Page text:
“I decided to visit the Daily Observer newspaper’s new headquarters,” Inquirer newspaper’s Managing Editor Philip N. Wesseh said when he was recently welcomed to the ELWA Junction headquarters of the Liberian Observer Corporation.
The visit and tour of the new headquarters was led by the Librarian, Ms. Satta Sonii, who has served the media entity since the 1980s.
During the tour, Atty. Wesseh was reminded of the brilliant headline stories he wrote in the early 1980s when the paper was located at Crown Hill, Broad Street in Monrovia.
Managing Editor Wesseh toured the Daily Observer’s Business Department and briefly spoke with Chief Accountant George Newton about the newspaper’s organizational structure.
At the Stanton B. Peabody Library, Mr. Wesseh was excited to see 1980 editions of the Daily Observer in perfect condition.
The Inquirer boss was more impressed when he saw a photograph of the former football team of the newspaper, with former “no nonsense defender” Kenneth Yakpawolo Best sporting a bushy beard and a full head of hair in the background.
During the tour, Mr. Wesseh commented on the property and said it was “a good accomplishment” that the Daily Observer management has made since the paper was established.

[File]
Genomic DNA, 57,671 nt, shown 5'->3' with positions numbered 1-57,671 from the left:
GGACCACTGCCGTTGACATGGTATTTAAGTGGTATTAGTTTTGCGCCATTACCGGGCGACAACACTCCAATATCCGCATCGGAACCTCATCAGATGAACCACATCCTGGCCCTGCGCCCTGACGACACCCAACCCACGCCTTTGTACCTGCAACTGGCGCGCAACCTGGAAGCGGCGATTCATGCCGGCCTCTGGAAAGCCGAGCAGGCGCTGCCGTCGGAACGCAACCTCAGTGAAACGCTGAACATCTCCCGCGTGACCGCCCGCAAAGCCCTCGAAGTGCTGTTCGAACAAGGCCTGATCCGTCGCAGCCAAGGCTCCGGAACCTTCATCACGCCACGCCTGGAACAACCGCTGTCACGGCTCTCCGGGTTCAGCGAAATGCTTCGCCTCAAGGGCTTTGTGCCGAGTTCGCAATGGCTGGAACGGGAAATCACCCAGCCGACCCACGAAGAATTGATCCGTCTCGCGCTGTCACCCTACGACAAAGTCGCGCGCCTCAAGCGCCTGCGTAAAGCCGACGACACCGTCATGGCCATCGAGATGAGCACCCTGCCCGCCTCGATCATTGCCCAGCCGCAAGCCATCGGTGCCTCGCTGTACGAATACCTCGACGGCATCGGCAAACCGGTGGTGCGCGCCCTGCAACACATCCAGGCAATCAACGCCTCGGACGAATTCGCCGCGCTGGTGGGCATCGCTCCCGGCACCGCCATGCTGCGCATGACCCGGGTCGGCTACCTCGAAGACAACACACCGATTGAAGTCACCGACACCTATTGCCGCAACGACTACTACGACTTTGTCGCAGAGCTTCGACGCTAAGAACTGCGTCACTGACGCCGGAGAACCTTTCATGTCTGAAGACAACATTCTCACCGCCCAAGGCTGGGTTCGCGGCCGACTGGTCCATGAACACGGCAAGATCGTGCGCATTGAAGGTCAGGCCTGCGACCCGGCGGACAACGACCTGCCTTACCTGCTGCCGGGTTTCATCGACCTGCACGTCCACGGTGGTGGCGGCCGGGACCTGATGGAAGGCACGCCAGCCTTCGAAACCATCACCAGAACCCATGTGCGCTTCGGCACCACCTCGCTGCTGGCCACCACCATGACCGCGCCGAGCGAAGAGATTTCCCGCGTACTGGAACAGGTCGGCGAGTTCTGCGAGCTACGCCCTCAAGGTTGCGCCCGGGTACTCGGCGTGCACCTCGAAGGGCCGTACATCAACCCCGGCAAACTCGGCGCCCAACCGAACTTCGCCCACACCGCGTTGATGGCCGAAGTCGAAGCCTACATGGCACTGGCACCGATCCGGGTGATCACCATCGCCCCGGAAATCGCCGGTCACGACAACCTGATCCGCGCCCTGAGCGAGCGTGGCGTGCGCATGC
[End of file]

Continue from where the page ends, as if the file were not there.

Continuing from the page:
“I must admit that my former media institution has again set another unique pace worthy of emulation by young and upcoming media entities in our country,” Atty. Wesseh said.
He said as an independent media entity encouraging modern journalism in Liberia, the Daily Observer’s Managing Director Kenneth Y. Best is one of Africa’s media icons.
Atty. Wesseh recounted the hectic and dangerous challenges in the 1980s that threatened the very existence of Liberian journalists.
Since the 1980s, the Liberian Observer Corporation has trained young talented Liberian journalists who have gone on to excel at various local and international media outlets.
Atty. Wesseh said he was delighted to visit the Daily Observer where his training as a journalist started.
“I wish God’s blessings on the staff, reporters, editors and other support staff of the paper,” Atty. Wesseh prayed.
As News Editor in 1980s, he led reporters to “keep the promise” and delivered information to both Liberians and foreign residents, including the business sector and diplomatic missions, about issues that took place in the country.
During the visit, Mr. Wesseh also toured the Observer Printing Press (OPP).